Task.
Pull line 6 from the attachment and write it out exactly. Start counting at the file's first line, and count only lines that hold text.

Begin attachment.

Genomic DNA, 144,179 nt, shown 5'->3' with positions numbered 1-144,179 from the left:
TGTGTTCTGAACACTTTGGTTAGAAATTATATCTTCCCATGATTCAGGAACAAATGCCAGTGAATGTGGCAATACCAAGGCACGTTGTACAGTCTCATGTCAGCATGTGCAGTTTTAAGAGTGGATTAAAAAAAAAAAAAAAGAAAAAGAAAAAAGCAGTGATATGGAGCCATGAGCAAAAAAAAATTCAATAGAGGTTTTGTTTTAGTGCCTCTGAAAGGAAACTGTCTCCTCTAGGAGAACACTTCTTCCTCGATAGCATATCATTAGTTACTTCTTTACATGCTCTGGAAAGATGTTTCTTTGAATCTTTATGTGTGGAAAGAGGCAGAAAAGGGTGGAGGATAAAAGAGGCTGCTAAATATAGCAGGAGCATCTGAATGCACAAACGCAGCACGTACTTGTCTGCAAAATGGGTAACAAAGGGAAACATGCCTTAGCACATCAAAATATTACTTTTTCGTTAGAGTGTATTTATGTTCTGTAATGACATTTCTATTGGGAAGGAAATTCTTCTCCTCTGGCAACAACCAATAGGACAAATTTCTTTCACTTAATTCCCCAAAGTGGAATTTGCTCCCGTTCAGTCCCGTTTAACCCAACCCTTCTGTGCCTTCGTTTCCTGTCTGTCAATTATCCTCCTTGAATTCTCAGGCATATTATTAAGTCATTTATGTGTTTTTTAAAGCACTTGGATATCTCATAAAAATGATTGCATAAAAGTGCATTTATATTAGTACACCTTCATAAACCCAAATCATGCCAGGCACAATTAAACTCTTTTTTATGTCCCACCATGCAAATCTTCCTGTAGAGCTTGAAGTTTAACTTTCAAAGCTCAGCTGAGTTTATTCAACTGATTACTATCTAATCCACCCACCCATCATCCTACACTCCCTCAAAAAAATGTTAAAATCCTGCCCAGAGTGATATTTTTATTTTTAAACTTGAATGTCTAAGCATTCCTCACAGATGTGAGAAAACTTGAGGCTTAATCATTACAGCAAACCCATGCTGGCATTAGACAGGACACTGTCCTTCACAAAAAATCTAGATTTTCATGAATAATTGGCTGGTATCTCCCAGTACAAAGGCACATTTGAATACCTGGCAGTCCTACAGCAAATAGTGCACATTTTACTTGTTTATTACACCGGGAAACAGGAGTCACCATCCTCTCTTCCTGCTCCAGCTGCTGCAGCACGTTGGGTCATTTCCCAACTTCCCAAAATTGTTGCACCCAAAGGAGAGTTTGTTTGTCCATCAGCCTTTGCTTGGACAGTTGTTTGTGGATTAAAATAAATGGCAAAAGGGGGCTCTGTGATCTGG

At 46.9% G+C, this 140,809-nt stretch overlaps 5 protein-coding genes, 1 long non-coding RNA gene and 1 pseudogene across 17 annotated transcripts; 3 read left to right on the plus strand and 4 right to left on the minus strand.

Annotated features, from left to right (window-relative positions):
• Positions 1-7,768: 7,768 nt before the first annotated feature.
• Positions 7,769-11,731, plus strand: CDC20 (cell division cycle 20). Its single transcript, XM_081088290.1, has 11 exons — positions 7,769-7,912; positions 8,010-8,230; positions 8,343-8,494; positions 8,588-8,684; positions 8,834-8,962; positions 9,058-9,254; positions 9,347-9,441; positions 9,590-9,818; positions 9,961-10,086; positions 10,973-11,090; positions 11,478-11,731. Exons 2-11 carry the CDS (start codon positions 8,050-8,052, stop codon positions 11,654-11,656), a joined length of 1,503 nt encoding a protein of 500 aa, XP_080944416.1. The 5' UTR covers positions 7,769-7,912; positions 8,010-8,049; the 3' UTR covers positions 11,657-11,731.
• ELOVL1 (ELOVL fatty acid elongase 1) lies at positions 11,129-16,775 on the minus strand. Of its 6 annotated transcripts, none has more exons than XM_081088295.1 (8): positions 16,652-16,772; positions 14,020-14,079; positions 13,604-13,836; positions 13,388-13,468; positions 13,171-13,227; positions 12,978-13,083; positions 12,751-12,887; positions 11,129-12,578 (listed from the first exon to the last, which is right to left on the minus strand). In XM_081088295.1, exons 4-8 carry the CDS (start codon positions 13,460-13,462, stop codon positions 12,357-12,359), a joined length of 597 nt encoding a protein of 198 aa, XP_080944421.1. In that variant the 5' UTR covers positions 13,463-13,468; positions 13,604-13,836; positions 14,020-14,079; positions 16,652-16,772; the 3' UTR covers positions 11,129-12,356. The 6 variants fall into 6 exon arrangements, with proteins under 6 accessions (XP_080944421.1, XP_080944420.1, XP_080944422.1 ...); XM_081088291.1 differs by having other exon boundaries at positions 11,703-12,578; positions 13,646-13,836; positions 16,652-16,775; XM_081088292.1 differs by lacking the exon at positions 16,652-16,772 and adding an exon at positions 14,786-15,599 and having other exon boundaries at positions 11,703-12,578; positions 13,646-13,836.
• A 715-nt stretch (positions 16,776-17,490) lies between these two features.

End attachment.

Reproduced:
• Positions 7,769-11,731, plus strand: CDC20 (cell division cycle 20). Its single transcript, XM_081088290.1, has 11 exons — positions 7,769-7,912; positions 8,010-8,230; positions 8,343-8,494; positions 8,588-8,684; positions 8,834-8,962; positions 9,058-9,254; positions 9,347-9,441; positions 9,590-9,818; positions 9,961-10,086; positions 10,973-11,090; positions 11,478-11,731. Exons 2-11 carry the CDS (start codon positions 8,050-8,052, stop codon positions 11,654-11,656), a joined length of 1,503 nt encoding a protein of 500 aa, XP_080944416.1. The 5' UTR covers positions 7,769-7,912; positions 8,010-8,049; the 3' UTR covers positions 11,657-11,731.